8. Furthermore, the Attorney General shall be given power under Article 15 to close down any media outlet if he thinks that it is ready to disseminate any "illegal" information which can cause serious damage. Although the matter has to be taken to the Supreme Court (or the Court of Appeal, according to the latest House amendment) within 24 hours, this kind of power given to a Government Officer is unacceptable. There are numerous matters in this Bill and in the Somaliland Penal Code which create criminal offences of varying levels of seriousness, and this law leaves it entirely to the discretion of the Attorney General as to what offences he considers merit the exercise of this draconian pre-emptive power to ban the press.
  9. The Articles in the Bill which relate to the powers of the press to obtain information are not controversial, and we welcome the duty imposed on government officials (under Article 19) to co-operate with the press. We would, however, welcome a more detailed freedom of information code of practice or regulations which would ensure open and better access to Government departments at both central and local level.
  10. Article 8(5) bans the press from disseminating anything which may be contrary to religion and Islamic Sharia, and, according to a recent amendment, any information "which has been contrived or is partisan". We can understand the concern about issues which are clearly against Islamic principles, but these provisions are not clear-cut and are liable to be misinterpreted. We u nderstand the need for objectivity in reporting, but who is to decide whether any information is contrived, and what is wrong with some information, specially in editorials and opinions, being partisan?
  11. So far as disclosure of sources of information is concerned, we accept that this should only be done by a court of law, but we are concerned about the proposal that this can be done in cases where alleged criminal acts have been committed "against government or an individual" (Article 8(6)). Furthermore the provision which allows "a legal body" and not a court to ask a publisher who is subject of legal proceedings (including, presumab ly civil proceedings) to disclose the source of his information is an unacceptable exception to the right of the press to protect its sources.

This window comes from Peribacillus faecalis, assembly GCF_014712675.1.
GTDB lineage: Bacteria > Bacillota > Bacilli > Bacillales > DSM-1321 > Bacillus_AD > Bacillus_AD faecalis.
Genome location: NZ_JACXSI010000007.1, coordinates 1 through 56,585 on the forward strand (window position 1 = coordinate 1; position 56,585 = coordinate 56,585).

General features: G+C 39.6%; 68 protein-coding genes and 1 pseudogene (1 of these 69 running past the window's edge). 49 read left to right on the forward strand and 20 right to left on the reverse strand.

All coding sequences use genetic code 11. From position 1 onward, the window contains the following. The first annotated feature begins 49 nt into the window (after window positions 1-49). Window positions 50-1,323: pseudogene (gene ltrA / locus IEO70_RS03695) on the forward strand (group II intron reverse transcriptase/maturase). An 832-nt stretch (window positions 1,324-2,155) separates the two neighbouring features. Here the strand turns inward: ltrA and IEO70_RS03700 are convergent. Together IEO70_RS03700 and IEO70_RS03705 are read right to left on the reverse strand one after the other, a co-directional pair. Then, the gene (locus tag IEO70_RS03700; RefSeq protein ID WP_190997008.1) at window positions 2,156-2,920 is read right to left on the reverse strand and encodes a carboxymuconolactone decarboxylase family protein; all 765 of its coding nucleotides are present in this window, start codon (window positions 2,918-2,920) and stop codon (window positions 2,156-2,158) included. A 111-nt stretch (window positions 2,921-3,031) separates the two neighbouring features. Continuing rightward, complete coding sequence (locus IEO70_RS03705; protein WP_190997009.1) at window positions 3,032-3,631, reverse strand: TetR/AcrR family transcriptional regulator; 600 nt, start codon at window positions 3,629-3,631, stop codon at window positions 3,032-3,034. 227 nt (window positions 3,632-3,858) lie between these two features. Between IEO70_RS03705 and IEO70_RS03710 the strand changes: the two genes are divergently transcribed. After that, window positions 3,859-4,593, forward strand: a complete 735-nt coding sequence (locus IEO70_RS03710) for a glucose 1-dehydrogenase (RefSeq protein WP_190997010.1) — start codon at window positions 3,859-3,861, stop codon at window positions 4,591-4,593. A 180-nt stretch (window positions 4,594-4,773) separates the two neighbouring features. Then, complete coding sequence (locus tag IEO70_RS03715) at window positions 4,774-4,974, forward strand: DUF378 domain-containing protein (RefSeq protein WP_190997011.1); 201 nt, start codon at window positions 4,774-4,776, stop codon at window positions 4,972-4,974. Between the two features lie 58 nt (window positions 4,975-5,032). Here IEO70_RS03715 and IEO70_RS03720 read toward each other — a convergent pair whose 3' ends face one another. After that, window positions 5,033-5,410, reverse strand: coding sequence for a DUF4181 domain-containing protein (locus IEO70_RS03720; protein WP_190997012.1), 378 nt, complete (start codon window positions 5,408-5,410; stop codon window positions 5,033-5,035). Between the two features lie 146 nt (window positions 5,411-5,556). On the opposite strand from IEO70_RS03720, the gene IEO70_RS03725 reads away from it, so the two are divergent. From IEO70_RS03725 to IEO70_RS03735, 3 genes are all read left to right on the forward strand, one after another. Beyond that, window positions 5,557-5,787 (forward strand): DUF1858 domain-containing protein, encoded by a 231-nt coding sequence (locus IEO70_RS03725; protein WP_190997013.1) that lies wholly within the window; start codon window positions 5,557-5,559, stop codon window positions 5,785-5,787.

12. Article 10 puts another obligation on the press to be free from any content which can be seen as amounting to a crime against the peace and public order; or an insult or falsehoods against a person, a community, a district, a region or an institution; or matters which would create conflict between communities, districts etc.; or anything to the detriment of the good relations with other countries, and in particular, our neighbours. There are already criminal laws in the Penal Code which deal with a considerable number of crimes, and we do not think that these additional criminal offences are necessary. Indeed, we would recommend that the Penal Code should be revised so that the numerous crimes which impinge on the freedom of the press are repealed... The concepts of human rights have developed considerably since the Penal Code which was rooted on the Italian 1930s Penal Code was drafted in the early 1960s. For example Articles 451 to 453 of the Penal Code deal with insult, slander and defamation, and other Articles relate to crimes against the state and public officials, which are too many to list, and include even an article (Article 268) which makes illegal insults to a public officer. It is now well accepted internationally that civil laws of defamation should be used in respect of the transgressions of the media and not the criminal law which involves heavy fines and imprisonment.
  13. We believe that the long list of issues setting our journalistic ethics in Article 13 is better dealt with in voluntary codes, and not in a law which sets out sanctions for their infringement. Somaliland has now professional press associations and they can deal with these matters themselves. That is the best way of raising standards.
  14. We are appalled to see that an amendment to Article 17 proposes to give power to a new censorship committee (consisting of officials of the Ministries of Information, Foreign Affairs, and Religion and the Attorney General's office) to approve or reject the importation of the foreign press products. This was done in the dark Somali dictatorship era and has no place in a democracy. This amendment was not included in the original Bill and neither does it appear in the Ethiop Ethiopian 1992 Press Law. International law dealing with freedom of expression covers both the right to seek and impart information as well as the right to receive information and ideas.
  15. As we have already mentioned, we are against the imposition of fines on the press set out in Article 20. In any way, the scope of this Article is not clear and can only lead to further restrictions of the freedom of the press. We are also against the new amendment which introduces a further personal sanction against individual journalists who may be banned from working as journalists for periods ranging from 3 months to 6 months (Article 20(6)).
  16. We draw your attention to the fact that Somaliland adheres to the relevant international instruments which deal with freedom of expression, foremost among which are Article 19 of the Universal Declaration on Human Rights, Article 19 of the International Covenant on Civil and Political Rights and Article 9 of the African Charter on Human and Peoples' Rights. We stress that unwarranted controls of the press are not only an infringement of the rights of journalists and the media, but also are a limitation of the Somaliland people's right to receive and impart information and ideas through the media
  17. We want to see parliament and the government furthering the freedom of the press and we urge that this Bill be rejected forthwith and that efforts be made to revise all the other laws, which impede the freedom of expression.
  18. For more information about Somaliland forum please visit our website at: